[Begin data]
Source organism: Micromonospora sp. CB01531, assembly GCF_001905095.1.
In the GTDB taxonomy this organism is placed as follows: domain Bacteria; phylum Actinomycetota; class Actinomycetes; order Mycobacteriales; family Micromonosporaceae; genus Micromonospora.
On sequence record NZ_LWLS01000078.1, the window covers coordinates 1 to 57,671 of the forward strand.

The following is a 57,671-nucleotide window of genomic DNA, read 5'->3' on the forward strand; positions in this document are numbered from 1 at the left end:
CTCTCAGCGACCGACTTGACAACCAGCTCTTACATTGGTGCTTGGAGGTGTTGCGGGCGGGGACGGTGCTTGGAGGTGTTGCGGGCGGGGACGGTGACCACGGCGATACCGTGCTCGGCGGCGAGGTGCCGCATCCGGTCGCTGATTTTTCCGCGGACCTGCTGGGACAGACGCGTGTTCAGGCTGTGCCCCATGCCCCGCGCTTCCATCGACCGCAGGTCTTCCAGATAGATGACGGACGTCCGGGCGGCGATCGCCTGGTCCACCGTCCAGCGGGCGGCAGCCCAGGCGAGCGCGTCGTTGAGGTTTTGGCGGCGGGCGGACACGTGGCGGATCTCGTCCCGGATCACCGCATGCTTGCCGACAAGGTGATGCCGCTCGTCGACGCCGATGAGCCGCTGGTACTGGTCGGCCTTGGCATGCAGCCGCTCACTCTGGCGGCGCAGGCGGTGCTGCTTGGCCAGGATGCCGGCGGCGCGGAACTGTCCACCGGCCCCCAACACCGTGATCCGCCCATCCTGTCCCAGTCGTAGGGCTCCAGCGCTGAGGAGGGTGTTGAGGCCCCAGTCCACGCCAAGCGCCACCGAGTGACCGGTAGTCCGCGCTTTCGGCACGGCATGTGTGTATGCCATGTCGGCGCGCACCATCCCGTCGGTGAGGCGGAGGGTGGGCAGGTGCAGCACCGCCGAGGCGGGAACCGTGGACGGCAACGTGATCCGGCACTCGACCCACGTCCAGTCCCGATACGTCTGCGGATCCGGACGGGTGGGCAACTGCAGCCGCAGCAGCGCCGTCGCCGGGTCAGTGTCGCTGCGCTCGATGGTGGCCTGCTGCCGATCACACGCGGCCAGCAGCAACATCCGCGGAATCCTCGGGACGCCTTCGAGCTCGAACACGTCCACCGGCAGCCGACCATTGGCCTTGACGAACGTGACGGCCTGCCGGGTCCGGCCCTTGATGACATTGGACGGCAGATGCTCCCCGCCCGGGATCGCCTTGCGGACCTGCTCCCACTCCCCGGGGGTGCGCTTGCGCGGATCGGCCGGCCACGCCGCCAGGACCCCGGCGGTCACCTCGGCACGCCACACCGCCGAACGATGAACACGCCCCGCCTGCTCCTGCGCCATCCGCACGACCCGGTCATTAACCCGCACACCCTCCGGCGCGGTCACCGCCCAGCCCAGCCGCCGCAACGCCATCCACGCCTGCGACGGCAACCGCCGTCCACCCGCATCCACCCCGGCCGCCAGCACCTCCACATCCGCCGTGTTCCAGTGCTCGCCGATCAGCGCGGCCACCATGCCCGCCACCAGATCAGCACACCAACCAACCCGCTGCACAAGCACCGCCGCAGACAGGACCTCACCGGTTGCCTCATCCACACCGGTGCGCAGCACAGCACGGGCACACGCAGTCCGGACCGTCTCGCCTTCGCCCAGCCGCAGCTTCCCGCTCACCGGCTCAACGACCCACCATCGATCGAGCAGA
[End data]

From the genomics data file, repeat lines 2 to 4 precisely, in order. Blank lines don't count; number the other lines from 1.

In the GTDB taxonomy this organism is placed as follows: domain Bacteria; phylum Actinomycetota; class Actinomycetes; order Mycobacteriales; family Micromonosporaceae; genus Micromonospora.
On sequence record NZ_LWLS01000078.1, the window covers coordinates 1 to 57,671 of the forward strand.

The following is a 57,671-nucleotide window of genomic DNA, read 5'->3' on the forward strand; positions in this document are numbered from 1 at the left end: